Not the realm of crops and livestock, but the domain of principals, teachers and students. Life as a superintendent was best, Neuenswander said, when he could escape administration headquarters and get into schools where children were honing their reading, writing and math skills.
Neuenswander, nearly a decade removed as Lawrence's superintendent, is back on the home field.
He has been hired as the Lawrence school district's new school improvement specialist. It's a new, part-time position that pays $36,000.
"What that means is I'll be working with the principals and the site councils to help them stay focused on student performance," he said. "That's what feels good to me. I miss the opportunity to be in the buildings."
Supt. Randy Weseman said Neuenswander would use his education experience and diagnostic skills to help the district's administration and school board catch schools before they fall into crisis.
For example, lack of early intervention at East Heights School led to a blowup last year that ended with the suspension and resignation of the elementary school's principal. In addition to low staff morale and student discipline problems, East Heights' academic performance on standardized exams had been among the lowest in the district.
Neuenswander was called out of retirement by Weseman to examine East Heights' woes. Now, he will do it for all the district's 26 school buildings.
"I don't want a situation like East Heights to reoccur," Weseman said. "He fits into my whole school improvement scheme. I want to know if schools are not performing and what they need to be successful. Getting better is the name of the game."
Board approves hiring
Neuenswander had his appointment confirmed by the school board on a unanimous vote.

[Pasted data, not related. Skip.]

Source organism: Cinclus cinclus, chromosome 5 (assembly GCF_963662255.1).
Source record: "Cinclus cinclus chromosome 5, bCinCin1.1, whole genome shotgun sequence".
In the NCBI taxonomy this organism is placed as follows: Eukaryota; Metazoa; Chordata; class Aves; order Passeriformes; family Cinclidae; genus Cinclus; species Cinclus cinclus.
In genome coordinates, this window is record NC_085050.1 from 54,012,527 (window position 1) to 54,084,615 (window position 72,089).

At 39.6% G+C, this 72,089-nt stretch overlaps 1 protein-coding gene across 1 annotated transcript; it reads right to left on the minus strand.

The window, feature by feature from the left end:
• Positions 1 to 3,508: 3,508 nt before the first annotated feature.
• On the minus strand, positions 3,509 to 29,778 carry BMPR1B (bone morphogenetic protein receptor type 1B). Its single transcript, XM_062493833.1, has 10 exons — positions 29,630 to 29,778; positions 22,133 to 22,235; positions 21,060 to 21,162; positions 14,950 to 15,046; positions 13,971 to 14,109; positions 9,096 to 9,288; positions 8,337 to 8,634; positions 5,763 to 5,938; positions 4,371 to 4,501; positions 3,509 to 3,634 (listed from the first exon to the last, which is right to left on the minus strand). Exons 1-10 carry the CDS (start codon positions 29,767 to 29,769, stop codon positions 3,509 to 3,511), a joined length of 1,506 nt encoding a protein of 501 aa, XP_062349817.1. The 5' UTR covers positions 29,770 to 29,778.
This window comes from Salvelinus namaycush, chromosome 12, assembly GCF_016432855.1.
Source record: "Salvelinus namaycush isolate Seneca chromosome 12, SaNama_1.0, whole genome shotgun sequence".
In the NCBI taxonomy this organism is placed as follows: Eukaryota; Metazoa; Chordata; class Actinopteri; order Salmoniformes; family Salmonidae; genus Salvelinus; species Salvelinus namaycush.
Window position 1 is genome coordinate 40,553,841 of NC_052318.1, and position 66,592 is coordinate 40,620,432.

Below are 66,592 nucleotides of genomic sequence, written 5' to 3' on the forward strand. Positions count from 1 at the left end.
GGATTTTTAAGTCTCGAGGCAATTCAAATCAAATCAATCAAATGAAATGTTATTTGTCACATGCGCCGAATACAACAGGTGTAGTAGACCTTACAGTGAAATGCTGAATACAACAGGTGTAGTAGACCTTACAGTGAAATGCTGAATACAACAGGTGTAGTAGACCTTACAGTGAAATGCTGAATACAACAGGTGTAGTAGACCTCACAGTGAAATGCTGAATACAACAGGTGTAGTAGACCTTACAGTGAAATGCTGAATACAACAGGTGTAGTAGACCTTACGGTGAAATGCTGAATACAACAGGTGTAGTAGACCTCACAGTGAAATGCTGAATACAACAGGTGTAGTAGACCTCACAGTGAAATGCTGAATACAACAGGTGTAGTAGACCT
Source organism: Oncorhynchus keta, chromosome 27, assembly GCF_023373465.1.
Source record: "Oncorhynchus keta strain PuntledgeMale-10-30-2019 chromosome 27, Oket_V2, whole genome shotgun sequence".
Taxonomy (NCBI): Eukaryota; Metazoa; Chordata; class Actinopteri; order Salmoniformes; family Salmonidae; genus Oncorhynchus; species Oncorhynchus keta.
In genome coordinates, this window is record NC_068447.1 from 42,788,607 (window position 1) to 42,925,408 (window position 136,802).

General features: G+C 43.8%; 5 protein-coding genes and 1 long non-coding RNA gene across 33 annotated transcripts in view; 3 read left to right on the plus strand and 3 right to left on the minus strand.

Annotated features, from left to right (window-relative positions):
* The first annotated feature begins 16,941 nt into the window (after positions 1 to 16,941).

Mary Loveland, the only board member to work with Neuenswander when he was Lawrence's superintendent, said Neuenswander had an ability to connect with school leaders.
"I always thought he was somebody principals respected," she said.
Neuenswander had plenty of practice, given that he was superintendent of schools in Bartlesville, Okla., Garnett, Ottawa, Lawrence and Pittsburg. He left Lawrence to be superintendent in Pittsburg.
"That kind of experience and his approach and understanding of the community is an invaluable resource," board member Scott Morgan said.
Jack Davidson, another board member, said he strongly endorsed Neuenswander's hiring. They developed a relationship in 1999, when their political lives intersected.
That was the year Neuenswander lost a Republican primary election for the Kansas State Board of Education by 24 votes to John Bacon of Olathe. Davidson, a Lawrence Democrat, subsequently lost the general election to Bacon.
"He's a very serious guy," Davidson said of Neuenswander. "He's got a lot of experience."
Touring schools as a first objective
Neuenswander, a 63-year-old Baldwin resident, will begin the academic year by making the rounds at all the district's schools. Developing relationships with each school principal and members of each school site council is the top priority.
Beyond that goal, Neuenswander isn't sure how the job will unfold.
"It's probably one of those jobs nobody is sure what it is until we get into it."
Neuenswander said he prefers to work one-on-one or in small groups because of his diminished capacity to hear. That's the reason he retired early after serving 27 years as a school superintendent
He never anticipated returning to Lawrence, but is eager to collaborate with all the players in the district.
"I think it will fun to have an opportunity to be productive again," he said. "It will be fun to connect again."
-- Staff writer Tim Carpenter can be reached at 832-7155.